Conventional wound form is very expensive due to the demand of the insulations.

Capacitor Potential Transformer

Capacitor potential type is a junction of a capacitor potential divider and a magnetic part of a relatively small ratio. The circuit diagram of the capacitor types is presented in the figure below. The stack of great voltage capacitors from the potential divider, the capacitors of two sides become C1 and C2, and the Z is the burden.

potential transformer
Capacitor Potential Transformer Circuit Diagram (Reference: circuitglobe.com)

The voltage presented to the primary section of the intermediate transformer is usually of the order of 10kV. Both the intermediate transformer and the potential divider have the rating and insulation demand which are appropriate for economical construction.

The intermediate transformer should be of very low ratio error, and the phase angle provides the satisfactory performance of the complete set. The secondary terminal value is given by the formula presented below.


{V}_{2}={V}_{1}\times \frac{{C}_{1}}{{C}_{1}+{C}_{2}}


Potential Transformer Working Principle

The potential transformer attached to the power network whose voltage should be sensed is connected between the ground and the phase. That means the primary section of a potential transformer is attached to the high voltage network, and the secondary section of a transformer is connected to a multimeter. Because of the mutual induction, the two sides are magnetically joined together and operate on the principle of electromagnetic induction.

The reduced voltage is detected through the secondary side with respect to the voltage within the primary section using a voltmeter. Because of the large impedance in the system, the small current moves across the secondary side and performs similarly to the usual transformer with no or low power. Hence these kinds of transformers work at a voltage level of 50 to 200VA. Click here to explore more about the principle of a potential transformer.

Based on the convention transformer, the transformation ratio is


{V}_{2}={V}_{1}\times \frac{{N}_{2}}{{N}_{1}}


Where ‘V1’is the voltage of the primary winding, ‘V2’ is the voltage of the secondary side, ‘N1’is the number of turns in the primary section, and ‘N2’is the number of turns in the secondary side. The high voltage of a network can be identified using the above formula.

Potential Transformers Classification

Potential transformers can be classified into the following forms based on their function.

  • Metering voltage transformers
  • Protection voltage transformers
  • Electromagnetic Potential Transformers
  • Capacitive Potential Transformers

Protection Voltage Transformers

These exist in single or three-phase types and work with the highest accuracy. They are utilized to perform and monitor measuring instruments, relays, and other devices.

Electromagnetic Potential Transformers

These are the same as the primary transformer, where primary and secondary sections are wounded on a magnetic center. It operates based on a value of above or below 130KV. The primary section is determined based on the phase, and the secondary section is connected to the ground. They are employed in the relay, metering, and high voltage networks.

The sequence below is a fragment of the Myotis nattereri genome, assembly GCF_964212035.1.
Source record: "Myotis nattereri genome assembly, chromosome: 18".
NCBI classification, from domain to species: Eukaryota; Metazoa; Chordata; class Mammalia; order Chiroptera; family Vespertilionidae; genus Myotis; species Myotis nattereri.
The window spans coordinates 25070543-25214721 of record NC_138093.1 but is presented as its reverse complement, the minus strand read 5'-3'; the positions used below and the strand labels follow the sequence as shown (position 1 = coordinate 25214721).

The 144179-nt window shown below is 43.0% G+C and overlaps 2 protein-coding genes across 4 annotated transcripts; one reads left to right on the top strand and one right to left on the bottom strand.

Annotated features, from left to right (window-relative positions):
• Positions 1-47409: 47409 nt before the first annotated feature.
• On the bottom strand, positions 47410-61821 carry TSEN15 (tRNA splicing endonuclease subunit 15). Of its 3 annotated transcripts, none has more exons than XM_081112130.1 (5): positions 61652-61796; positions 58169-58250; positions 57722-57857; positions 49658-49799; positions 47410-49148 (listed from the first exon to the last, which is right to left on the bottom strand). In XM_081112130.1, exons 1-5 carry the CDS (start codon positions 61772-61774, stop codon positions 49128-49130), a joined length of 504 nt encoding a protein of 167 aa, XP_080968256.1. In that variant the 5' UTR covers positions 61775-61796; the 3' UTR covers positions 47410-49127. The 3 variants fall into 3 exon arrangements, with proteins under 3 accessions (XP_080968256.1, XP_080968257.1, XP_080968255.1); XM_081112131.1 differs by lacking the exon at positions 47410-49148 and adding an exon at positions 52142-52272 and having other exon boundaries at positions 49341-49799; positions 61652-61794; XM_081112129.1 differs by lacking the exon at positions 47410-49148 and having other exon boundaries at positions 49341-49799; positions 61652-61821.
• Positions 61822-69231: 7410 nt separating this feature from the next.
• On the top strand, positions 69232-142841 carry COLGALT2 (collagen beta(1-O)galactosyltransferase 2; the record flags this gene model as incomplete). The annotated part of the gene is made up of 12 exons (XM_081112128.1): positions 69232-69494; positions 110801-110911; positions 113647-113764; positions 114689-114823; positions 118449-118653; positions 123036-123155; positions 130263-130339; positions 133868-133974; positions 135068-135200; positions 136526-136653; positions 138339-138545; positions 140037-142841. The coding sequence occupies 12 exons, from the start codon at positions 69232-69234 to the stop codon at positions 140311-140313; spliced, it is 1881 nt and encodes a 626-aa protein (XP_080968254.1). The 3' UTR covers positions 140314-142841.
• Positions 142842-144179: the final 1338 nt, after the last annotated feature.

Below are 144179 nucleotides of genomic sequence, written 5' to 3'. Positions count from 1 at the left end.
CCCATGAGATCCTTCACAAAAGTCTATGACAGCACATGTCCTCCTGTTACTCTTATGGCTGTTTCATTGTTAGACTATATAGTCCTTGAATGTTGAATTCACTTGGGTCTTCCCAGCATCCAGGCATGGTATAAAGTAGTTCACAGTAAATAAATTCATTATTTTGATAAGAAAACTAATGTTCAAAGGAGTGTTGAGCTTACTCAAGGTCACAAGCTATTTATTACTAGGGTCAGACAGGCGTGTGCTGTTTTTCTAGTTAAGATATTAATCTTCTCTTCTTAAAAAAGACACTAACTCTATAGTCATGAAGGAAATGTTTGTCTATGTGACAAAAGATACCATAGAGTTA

Capacitive Potential Transformers

These are also introduced as bushing type or coupling type capacitive potential transformers or capacitive potential dividers. The series arrangement of capacitors is attached to the primary or secondary sides. The output value through the secondary winding is detected. It is used for power cable carrier communication aims and is also more costly.

potential transformer
Capacitive Potential Transformer (Reference: elprocus.com)

Errors in Potential Transformers

In the primary instruments, the output value on the secondary side is exactly related to the value of the secondary transformer. The voltage drops due to the resistance and reactance in primary and secondary in the potential transformers, and also the power coefficient on secondary results in the phase shift errors and voltage errors.

Ratio and Phase Angle Errors of Potential Transformer

The primary and the secondary value is accurately related to the primary voltage in an ideal potential transformer and precisely in phase opposition. But this cannot be obtained actually because of the primary and secondary voltage reduction. Therefore, both the primary and secondary value is introduced in the system.

Voltage Ratio Error

The voltage ratio error can be evaluated regarding the sensed voltage, and it is obtained by the formula as presented below:




where Kt is the nominal ratio, i.e., the ratio of the rated primary value and the rated secondary value. If there is a difference between the complete voltage and practical voltage, then the voltage error happens. Percentage of voltage error can also be obtained by the equation below:


Voltage_{Error}=\frac{{V}_{p}-{K}_{t}{V}_{s}}{{V}_{p}}\times 100


Phase Angle Error

The phase angle error is a problem between the secondary section voltage, which is accurately in phase opposition with the voltage of the primary section. The increases in the number of devices in the relay attached to the secondary side of the potential transformer will rise the errors in the potential transformers.

If there is a basic difference between the phase angle of the primary value ‘Vp’ and the reverse secondary value, the phase angle error happens.

The burden of a Potential Transformer